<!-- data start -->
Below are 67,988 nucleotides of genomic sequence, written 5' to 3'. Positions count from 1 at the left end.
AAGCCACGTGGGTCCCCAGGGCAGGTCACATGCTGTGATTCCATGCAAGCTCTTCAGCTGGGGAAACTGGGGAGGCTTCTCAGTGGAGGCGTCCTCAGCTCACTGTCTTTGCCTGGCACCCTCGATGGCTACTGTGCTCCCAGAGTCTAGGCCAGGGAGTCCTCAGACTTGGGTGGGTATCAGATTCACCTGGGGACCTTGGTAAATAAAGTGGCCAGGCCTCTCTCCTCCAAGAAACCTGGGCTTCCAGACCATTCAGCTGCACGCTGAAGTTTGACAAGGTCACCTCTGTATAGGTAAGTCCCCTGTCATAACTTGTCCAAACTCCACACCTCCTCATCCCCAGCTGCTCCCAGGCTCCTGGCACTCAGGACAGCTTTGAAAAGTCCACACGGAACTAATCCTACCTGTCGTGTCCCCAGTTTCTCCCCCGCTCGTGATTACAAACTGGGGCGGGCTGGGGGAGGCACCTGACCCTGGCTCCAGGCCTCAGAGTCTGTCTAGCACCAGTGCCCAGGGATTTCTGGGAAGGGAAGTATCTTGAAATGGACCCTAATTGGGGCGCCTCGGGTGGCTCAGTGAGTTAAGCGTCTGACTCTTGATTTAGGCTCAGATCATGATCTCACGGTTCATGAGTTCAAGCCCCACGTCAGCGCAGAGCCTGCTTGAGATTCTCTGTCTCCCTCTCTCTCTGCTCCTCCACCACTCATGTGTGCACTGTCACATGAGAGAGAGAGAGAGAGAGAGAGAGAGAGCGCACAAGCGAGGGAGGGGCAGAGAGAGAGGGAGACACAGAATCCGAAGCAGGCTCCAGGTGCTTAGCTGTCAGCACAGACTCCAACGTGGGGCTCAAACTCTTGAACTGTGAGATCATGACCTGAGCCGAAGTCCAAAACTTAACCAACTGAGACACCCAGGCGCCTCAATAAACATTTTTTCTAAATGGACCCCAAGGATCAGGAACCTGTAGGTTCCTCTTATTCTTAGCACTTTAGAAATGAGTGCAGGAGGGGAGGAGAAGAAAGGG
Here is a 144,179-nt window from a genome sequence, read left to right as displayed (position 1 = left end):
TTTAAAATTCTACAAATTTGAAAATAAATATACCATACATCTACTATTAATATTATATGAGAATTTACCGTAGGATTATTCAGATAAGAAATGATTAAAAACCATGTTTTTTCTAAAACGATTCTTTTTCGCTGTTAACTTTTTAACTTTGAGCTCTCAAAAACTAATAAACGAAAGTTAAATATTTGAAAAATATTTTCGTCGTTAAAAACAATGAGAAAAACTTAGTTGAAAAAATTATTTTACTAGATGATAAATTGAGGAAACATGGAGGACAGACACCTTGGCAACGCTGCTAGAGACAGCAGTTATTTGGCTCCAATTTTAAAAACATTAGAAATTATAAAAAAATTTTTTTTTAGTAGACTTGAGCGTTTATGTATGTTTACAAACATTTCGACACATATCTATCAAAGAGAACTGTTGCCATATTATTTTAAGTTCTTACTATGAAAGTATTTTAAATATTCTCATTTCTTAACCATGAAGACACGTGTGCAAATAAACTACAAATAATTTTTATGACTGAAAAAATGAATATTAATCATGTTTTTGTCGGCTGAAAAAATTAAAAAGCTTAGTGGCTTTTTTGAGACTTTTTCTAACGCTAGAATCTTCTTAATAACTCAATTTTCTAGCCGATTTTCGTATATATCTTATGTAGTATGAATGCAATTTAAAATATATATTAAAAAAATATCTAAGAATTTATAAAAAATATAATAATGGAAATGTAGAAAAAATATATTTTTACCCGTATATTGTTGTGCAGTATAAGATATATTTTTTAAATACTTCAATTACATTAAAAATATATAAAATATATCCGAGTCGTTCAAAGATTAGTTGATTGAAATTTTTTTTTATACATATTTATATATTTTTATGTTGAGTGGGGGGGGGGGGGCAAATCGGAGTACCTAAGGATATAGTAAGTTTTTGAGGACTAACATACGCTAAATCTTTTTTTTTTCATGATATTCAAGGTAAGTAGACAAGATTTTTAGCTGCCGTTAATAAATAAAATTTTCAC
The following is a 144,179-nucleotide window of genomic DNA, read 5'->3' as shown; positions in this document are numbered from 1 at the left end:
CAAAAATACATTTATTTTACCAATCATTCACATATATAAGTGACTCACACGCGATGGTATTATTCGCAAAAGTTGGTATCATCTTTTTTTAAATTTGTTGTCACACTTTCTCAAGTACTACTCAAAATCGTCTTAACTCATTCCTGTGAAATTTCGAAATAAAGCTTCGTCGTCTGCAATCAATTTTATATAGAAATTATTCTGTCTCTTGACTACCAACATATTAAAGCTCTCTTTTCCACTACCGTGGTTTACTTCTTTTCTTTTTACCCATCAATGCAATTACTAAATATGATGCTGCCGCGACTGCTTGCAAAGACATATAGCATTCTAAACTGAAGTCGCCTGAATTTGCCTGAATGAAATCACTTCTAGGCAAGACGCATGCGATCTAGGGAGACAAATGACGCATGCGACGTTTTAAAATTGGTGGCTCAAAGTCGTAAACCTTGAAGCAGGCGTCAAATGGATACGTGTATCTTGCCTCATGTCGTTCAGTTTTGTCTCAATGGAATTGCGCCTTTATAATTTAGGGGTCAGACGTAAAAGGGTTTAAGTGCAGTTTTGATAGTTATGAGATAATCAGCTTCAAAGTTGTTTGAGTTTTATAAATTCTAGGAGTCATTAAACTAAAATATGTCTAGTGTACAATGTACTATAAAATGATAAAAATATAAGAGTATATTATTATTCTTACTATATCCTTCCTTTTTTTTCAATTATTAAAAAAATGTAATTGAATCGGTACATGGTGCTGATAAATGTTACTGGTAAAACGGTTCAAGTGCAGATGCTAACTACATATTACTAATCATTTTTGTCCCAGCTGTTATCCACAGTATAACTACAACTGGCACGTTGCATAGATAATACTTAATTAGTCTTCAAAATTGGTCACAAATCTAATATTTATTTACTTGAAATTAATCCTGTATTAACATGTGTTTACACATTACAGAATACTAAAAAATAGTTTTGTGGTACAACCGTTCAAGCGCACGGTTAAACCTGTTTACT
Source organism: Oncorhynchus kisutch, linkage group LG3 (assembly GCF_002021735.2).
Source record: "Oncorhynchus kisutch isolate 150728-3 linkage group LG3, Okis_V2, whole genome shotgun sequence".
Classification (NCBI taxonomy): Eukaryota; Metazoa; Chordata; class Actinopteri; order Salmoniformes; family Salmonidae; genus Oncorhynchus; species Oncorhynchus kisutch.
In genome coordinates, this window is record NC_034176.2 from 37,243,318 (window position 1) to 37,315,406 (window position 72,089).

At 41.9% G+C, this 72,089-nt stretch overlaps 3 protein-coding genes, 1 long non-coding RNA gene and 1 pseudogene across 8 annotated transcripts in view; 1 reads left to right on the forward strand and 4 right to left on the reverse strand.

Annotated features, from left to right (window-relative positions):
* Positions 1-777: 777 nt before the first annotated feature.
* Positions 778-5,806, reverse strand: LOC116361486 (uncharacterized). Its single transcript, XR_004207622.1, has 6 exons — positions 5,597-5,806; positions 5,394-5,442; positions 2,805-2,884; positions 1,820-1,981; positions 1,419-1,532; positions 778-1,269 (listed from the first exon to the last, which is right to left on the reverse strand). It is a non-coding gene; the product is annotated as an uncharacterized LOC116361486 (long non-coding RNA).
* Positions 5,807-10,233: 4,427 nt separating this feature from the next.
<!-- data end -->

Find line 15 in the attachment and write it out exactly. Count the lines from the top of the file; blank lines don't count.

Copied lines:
* Positions 5,807-10,233: 4,427 nt separating this feature from the next.